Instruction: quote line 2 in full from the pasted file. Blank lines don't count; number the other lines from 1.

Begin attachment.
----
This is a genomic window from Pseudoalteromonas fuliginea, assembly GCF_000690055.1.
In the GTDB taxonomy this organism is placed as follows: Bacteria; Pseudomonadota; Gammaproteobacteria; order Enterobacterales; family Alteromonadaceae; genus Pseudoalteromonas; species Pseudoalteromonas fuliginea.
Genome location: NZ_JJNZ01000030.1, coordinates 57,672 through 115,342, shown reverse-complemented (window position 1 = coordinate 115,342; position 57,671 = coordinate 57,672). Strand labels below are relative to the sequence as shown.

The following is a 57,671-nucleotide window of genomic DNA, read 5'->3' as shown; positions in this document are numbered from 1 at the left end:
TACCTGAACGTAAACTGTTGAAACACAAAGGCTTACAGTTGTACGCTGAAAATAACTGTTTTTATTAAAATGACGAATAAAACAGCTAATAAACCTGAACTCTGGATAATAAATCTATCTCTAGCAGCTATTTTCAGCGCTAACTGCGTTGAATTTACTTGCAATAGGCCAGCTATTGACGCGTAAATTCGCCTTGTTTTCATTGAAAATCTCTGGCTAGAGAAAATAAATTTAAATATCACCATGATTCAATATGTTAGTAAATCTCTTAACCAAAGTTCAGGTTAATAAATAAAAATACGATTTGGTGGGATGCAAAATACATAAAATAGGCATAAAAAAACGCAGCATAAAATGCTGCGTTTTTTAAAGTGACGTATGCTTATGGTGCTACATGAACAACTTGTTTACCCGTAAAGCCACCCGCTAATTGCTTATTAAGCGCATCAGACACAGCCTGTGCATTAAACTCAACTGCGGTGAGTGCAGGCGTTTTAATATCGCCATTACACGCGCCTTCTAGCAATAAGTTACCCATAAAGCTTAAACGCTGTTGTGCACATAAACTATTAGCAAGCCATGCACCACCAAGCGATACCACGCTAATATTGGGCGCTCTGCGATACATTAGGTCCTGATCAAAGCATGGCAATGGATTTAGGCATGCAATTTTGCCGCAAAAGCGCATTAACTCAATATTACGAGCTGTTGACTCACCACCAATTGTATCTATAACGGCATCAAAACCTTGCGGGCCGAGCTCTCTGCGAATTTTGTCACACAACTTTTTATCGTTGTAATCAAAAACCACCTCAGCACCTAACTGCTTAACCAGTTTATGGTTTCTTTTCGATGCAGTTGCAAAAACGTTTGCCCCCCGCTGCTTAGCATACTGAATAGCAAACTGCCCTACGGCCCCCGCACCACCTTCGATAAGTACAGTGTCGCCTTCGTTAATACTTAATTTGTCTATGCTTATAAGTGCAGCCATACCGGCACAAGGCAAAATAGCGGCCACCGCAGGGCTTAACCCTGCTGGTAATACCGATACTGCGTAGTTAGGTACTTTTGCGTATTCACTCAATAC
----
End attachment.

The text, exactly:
In the GTDB taxonomy this organism is placed as follows: Bacteria; Pseudomonadota; Gammaproteobacteria; order Enterobacterales; family Alteromonadaceae; genus Pseudoalteromonas; species Pseudoalteromonas fuliginea.